* Set up an expert authority that coordinates cross-border transport and storage infrastructure investment plans and their associated investment decisions to ensure high infrastructure capacity utilization.

Actor: North Sea member states (NSBTF)

Timeline: 2015 - 2020

The political risk (such as if governments do no longer commit to CO2 reduction and CCS) can be removed by government guarantees, e.g. reserved capital that will be transferred to the infrastructure owners in case the political commitment disappears.

Using the above business model a weighted average capital cost (WACC) of 7 % -- as is typically for gas- and oil pipelines in the Norwegian offshore area -- seems feasible. The recent ZEP report used a WACC of 8 % (assuming a very long depreciation period of 40 years) that was the result of consensus between many industrial parties. This equals a WACC of 7 % using a shorter depreciation period of 26 years in terms of equal yearly payments on interest and depreciation when including annuity loans.

Gas- and power transport are to a large extent regulated businesses and the EU tends to enforce EU-wide regulation (e.g. unbundling) and it is possible that CO2 transport will be treated in a similar manner. Cross-border transport project consortia for power (Britned) and gas (BBL) demonstrate that commercial management is feasible and that certain exemptions from regulated returns have been approved . These examples show that also regulated businesses in gas and power transport can set up commercial ventures and this too might act as an example of an investment approach for CO2 transportation.

It can be concluded that using the above business model, sufficient capital could be attracted for financing at reasonable costs. It can also be concluded that large industrial clusters in The Netherlands (Rotterdam), Germany (NRW) and offshore Norway favour standalone transport companies/consortia while CO2 transport in Poland and Czech Republic favour business models based on vertical integration. The reason for this is that in the latter regions there is less clustering in CO2 capture and the power companies are large and integrated.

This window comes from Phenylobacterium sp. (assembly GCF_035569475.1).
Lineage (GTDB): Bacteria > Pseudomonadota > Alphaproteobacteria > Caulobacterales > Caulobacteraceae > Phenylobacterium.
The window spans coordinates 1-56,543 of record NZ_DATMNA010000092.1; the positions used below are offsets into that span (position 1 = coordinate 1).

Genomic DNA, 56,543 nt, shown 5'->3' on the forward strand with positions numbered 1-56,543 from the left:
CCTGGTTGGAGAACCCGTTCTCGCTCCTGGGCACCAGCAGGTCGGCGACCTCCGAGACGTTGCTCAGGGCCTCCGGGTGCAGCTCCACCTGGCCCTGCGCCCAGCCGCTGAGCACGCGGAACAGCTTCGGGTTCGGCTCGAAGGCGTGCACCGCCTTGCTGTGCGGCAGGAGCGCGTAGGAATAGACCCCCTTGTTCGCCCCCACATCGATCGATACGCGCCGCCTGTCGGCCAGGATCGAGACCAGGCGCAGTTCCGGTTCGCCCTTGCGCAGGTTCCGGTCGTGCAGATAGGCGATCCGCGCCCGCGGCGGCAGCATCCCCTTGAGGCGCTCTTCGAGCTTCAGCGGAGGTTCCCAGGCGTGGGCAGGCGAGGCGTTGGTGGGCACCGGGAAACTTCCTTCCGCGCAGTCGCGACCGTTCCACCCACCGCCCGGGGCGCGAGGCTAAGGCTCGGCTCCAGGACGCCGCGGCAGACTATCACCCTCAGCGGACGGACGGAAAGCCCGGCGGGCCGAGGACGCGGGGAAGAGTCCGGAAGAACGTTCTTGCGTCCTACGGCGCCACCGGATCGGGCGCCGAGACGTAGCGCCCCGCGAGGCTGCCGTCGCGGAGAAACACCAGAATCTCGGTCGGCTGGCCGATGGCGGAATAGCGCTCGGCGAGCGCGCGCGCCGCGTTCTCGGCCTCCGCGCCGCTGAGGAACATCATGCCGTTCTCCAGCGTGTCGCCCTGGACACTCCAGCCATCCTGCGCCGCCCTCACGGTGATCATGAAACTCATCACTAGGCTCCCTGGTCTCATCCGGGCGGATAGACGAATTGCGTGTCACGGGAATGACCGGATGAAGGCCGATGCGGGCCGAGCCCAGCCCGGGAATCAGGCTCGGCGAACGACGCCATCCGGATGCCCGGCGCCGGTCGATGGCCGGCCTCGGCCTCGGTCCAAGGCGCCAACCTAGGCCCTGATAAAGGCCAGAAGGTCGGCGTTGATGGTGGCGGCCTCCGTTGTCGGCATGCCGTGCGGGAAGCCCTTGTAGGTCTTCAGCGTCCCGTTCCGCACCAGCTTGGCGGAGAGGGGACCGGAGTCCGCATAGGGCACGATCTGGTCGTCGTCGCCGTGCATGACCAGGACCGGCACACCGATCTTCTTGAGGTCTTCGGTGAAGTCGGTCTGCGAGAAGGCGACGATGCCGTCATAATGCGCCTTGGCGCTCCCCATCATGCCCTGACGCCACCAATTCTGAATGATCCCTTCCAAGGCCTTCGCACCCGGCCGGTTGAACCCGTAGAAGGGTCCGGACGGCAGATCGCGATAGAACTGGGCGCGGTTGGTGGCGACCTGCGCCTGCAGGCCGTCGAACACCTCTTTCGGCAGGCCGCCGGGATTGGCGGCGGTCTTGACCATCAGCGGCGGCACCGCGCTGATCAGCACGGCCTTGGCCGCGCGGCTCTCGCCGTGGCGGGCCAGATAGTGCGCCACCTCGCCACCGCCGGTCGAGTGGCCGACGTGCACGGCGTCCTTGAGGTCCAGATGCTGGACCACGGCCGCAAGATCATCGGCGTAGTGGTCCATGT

3.4 Shaping the regulatory environment

The development of CCS clusters has a great potential for cost-sharing and for provision of access to CO2 infrastructure to both energy and industrial stakeholders. This is demonstrated in D4.1.1, where the economic analysis concludes that large volumes from different sources lead to lower costs per ton of CO2 and higher stability of the transport system, due to smaller throughput variation. Large-scale cross-border CCS in Europe requires amongst others, offshore CO2 transport and storage in the North Sea with CO2 from Rotterdam, Groningen Eemshaven and North German harbours.

Development of clusters requires regulatory support such as open access to existing infrastructure, monopoly and liability management and cross-border cooperation. These considerations have led to the conclusions and recommendations discussed below.

Ratification of the London Protocol

An amendment in 2007 to the 1996 London Protocol allows for the sub-sea storage of CO2 and its cross-border transportation. This will provide the conditions for developing the vast storage capacity in the North Sea. However, the amendment remains to be ratified by most of the Contracting Parties and will not come into force for some time. An interim solution to this problem must be clarified by Europe with some urgency. Ratification of the London Protocol amendment for CO2 will enable the development of large-scale, multi-national transport and storage activities in the North Sea. At present, the North Sea rim is the preferred location of several of the EU Demonstration Projects. In addition, any delay in the permitting of onshore storage in several of the nations bordering the North Sea suggests that the second wave of CCS projects are most likely to also evolve around the North Sea Basin storage capacity, thereby adding, but not extending the early transport infrastructure.